Refinance home loan using points. What’s the benefit? Contact our mortgage broker in San Ramon.
Home Loans Refinance and Points
Just as with a purchase home loans, in a refinance mortgage a borrower may be required to pay points as part of the closing costs of the refinance loan. Alternatively, the option to pay points or not to pay points could be left to the borrower to decide, with advantages and disadvantages to each. One “point” equals one percent of the total refinance mortgage amount, so a $200,000 loan with two points would have $4,000 in fees.
For the purposes of tax deductions, there are two types of home loans refinance points: origination points are added to closing costs to help pay for the lender’s loan expenses and discount points are added to closing costs as a trade-off to help the borrower get a lower interest rate. In short, by agreeing to pay more up front for a loan in the way of refinance points at closing, a borrower receives better loan terms in the form of a lower interest rate. With a lower rate, the borrower ends up with a more affordable monthly payment.
Can You Get Refinance Tax Credit?
All homeowners refinancing their home are looking for every mortgage refinance tax deduction they can get (at least the wise ones are). So upon understanding what refinance points are, the question becomes: “Are refinance points tax deductible?” And the answer is yes and no.
Yes, refinance points are tax deductible. But no, they are not deductible in full the year paid. Rather, you will need to remember to spread the deduction over the life of the loan. Accountants call this process “amortization.” Let’s use the above $200,000 mortgage with $4,000 in points as an example. If it is a 30-year loan, you would divide the $4,000 in points by 30 to get your annual deduction of $133.33.
Taking your Refinance Mortgage Tax Deduction More Quickly
If you do decide to pay refinance points, and later you prepay your loan balance in full before your loan term ends, or if you pay refinance points and you later refinance your mortgage once again, you will then, for the year of termination of your “existing” refinance mortgage, be able to claim a refinance points tax deduction on the remaining points balance.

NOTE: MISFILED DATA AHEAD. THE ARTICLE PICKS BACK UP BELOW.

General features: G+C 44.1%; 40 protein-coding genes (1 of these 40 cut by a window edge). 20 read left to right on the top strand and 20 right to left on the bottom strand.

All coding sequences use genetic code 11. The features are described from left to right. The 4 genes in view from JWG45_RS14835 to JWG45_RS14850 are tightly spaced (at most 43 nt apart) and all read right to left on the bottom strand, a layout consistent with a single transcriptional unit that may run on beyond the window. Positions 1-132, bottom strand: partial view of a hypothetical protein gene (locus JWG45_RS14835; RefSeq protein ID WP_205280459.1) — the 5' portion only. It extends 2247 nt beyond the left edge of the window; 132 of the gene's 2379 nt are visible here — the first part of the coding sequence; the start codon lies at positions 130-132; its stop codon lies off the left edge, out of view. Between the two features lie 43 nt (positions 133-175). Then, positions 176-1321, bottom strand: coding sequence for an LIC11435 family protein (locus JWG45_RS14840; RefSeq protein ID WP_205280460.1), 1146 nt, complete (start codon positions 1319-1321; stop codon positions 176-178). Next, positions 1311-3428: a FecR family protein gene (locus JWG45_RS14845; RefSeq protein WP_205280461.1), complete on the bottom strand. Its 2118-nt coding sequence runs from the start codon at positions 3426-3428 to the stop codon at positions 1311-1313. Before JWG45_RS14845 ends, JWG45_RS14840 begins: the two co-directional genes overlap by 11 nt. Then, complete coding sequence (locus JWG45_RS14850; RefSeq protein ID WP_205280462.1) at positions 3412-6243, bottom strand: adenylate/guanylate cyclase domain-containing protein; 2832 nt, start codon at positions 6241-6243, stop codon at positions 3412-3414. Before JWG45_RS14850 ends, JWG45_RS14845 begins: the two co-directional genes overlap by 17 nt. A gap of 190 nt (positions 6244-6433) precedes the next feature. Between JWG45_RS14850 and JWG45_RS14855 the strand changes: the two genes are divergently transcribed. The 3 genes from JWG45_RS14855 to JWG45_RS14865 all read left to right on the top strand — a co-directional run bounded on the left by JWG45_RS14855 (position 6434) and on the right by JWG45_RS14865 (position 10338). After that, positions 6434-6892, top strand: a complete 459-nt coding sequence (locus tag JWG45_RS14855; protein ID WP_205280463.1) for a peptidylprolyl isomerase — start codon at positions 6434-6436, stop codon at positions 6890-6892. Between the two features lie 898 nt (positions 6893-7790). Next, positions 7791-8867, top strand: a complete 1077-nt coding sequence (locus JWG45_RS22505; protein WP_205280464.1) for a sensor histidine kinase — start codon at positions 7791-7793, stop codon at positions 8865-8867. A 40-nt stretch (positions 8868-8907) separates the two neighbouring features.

Another way to accelerate your tax deduction is to take out a cash-out refinancing loan and spend a portion of the proceeds on improving your home. Any portion of the points that relate to the home improvement costs can be deducted up front. For example, If you spent $50,000 of the $200,000 refinance that we’ve been using as an example on an addition, you’d be able to write off $1,000 of your $3,000 in points in the first year. The remaining $3,000 would get spread over 30 years at $100 per year.
One more exception to the above rule is if you refinance your home in conjunction with the purchase of a new home or with making improvements on the home being refinanced, you may be able to deduct up to all of the refinance points paid on the same year’s taxes.
What Does That Mean For Your Refinance?
If you can afford to pay more up front in closing costs, than refinance points are an excellent way to save yourself money over the long term. If you cannot afford to pay more up front in closing costs, however, then finding a refinance mortgage that allows the option of not paying points is one way to save money now, in the short run. For some people, that means the difference between being able to refinance their home mortgage now, and not being able to. Generally speaking, paying points is an excellent idea if you will be staying in your home and keeping your mortgage for more than seven years. Taking out a no-points loan makes more sense if you plan to sell or refinance your home in a relatively short period of time.
Considering home refinance for your home loan? Contact our mortgage broker in San Ramon.